Best Practice For Populating Multi-Instance List Variable

I’ve got a workflow that starts with a multi-instance subprocess. When starting the workflow, we know that there will be N instances of the subprocess (each associated with an id) so we just set a “subprocessIds” variable and use that as the multi-instance collection. All good.

Each sub-process instance generates M artifacts (each with an artifactId). Once all subprocesses have completed, I need to kick off another multi-instance task to process the N*M artifacts that were produced, but I’m unclear on the best way to populate the Collection variable used by this task.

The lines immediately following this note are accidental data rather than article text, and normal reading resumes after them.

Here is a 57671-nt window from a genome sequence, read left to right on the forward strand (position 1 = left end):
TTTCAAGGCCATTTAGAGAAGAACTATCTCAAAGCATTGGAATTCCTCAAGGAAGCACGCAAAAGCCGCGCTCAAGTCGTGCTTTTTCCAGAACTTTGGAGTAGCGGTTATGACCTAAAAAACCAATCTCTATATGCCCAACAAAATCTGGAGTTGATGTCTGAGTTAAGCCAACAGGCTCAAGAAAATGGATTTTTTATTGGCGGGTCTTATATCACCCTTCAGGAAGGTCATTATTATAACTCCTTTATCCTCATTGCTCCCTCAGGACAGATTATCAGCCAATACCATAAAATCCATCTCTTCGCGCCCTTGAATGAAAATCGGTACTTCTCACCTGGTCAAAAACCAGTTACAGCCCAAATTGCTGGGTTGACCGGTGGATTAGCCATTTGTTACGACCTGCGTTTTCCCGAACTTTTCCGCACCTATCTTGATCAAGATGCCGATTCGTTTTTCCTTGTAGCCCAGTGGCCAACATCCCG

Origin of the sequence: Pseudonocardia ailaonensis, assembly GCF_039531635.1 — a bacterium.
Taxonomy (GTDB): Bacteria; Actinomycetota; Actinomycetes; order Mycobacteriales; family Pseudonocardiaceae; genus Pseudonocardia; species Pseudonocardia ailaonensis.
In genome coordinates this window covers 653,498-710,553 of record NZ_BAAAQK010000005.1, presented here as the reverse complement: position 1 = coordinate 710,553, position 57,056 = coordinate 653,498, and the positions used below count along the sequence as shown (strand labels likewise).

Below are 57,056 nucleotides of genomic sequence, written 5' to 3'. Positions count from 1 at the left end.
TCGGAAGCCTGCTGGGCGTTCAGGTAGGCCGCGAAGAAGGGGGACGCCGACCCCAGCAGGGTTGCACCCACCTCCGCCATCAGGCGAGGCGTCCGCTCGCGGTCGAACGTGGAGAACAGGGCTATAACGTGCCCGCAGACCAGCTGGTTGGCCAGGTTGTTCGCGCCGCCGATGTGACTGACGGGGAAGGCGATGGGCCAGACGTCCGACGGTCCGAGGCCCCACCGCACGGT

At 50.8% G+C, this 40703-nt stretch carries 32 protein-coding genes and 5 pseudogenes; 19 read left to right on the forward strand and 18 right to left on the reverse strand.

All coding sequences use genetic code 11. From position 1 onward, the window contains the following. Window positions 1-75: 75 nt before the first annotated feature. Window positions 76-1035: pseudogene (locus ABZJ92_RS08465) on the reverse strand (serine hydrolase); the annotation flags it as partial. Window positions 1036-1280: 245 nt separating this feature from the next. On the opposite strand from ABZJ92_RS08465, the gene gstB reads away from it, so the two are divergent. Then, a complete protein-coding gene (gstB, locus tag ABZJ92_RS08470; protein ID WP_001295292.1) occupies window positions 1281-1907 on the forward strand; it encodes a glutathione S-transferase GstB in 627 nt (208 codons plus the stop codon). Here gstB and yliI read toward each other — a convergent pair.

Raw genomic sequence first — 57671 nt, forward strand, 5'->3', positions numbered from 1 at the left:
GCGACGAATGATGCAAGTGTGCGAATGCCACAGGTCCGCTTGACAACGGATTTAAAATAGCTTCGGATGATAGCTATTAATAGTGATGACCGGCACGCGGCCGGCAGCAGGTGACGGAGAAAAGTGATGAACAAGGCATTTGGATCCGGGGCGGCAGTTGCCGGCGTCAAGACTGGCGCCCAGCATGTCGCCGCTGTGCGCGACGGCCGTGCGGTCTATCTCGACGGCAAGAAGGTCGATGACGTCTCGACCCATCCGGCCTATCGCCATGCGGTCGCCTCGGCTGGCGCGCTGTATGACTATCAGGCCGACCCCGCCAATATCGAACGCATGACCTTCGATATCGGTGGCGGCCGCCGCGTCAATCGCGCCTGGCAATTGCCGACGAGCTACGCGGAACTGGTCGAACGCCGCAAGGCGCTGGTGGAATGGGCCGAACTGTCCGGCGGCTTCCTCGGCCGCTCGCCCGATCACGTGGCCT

I have tried setting an “end” execution listener on the sub-process which queries the database and sets an “artifactIds” variable with the results. This works, but appears to run once for each sub-process execution, rather than when all subprocess executions have completed. This is ok in this case, since the last execution will get the full list from the database, but it’s just a bunch of needless querying since I only care about the last one.

It’s also simple enough to create a JavaDelegate-based Task whose sole job is to query the database and set the variable for consumption by the downstream multi-instance task. Having to explicitly model this in the workflow just to set the variable seems like overkill, though. I’m currently leaning towards this solution though as it’s pretty explicit about what’s going on and doesn’t run a whole bunch of extra times.